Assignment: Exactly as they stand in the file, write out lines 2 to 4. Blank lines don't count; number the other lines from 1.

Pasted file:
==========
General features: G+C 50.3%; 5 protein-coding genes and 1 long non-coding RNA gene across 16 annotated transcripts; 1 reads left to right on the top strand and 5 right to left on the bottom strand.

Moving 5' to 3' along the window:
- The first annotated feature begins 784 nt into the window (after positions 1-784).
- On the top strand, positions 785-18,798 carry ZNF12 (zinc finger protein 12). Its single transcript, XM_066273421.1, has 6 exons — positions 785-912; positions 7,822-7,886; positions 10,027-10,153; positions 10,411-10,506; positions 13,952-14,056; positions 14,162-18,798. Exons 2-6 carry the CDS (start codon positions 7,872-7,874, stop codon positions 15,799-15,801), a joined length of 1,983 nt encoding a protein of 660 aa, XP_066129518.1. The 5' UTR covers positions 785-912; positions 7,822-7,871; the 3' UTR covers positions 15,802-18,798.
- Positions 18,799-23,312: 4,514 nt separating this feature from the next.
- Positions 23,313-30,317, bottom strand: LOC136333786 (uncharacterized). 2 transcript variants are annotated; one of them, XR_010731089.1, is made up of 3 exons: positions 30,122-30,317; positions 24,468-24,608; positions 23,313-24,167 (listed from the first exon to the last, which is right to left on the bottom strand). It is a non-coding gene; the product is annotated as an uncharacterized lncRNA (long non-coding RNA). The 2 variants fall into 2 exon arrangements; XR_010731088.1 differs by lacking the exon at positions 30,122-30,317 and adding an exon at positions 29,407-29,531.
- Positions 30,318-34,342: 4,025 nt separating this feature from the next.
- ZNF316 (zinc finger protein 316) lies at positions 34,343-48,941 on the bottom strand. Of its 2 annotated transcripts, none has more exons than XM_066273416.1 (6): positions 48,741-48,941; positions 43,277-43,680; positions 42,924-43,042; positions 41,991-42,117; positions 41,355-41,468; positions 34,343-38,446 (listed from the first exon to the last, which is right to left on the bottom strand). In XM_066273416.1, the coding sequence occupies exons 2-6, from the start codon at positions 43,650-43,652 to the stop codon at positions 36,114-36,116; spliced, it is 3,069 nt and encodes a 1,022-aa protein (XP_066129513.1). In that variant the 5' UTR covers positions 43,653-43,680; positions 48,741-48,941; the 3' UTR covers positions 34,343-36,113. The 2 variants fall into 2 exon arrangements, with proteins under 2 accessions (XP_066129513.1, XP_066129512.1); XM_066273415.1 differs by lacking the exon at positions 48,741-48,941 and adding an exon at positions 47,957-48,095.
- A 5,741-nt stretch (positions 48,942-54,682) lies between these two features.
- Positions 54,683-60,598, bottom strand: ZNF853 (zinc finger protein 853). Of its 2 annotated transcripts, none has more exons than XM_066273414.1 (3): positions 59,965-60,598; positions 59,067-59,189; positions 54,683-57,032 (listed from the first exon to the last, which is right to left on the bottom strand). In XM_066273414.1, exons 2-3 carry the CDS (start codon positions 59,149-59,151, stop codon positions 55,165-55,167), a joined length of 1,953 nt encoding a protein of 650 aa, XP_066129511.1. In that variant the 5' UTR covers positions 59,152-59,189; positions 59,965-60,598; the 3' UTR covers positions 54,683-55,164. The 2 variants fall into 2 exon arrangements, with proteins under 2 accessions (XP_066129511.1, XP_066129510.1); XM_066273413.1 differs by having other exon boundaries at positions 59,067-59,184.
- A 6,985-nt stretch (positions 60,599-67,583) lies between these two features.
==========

Moving 5' to 3' along the window:
- The first annotated feature begins 784 nt into the window (after positions 1-784).
- On the top strand, positions 785-18,798 carry ZNF12 (zinc finger protein 12). Its single transcript, XM_066273421.1, has 6 exons — positions 785-912; positions 7,822-7,886; positions 10,027-10,153; positions 10,411-10,506; positions 13,952-14,056; positions 14,162-18,798. Exons 2-6 carry the CDS (start codon positions 7,872-7,874, stop codon positions 15,799-15,801), a joined length of 1,983 nt encoding a protein of 660 aa, XP_066129518.1. The 5' UTR covers positions 785-912; positions 7,822-7,871; the 3' UTR covers positions 15,802-18,798.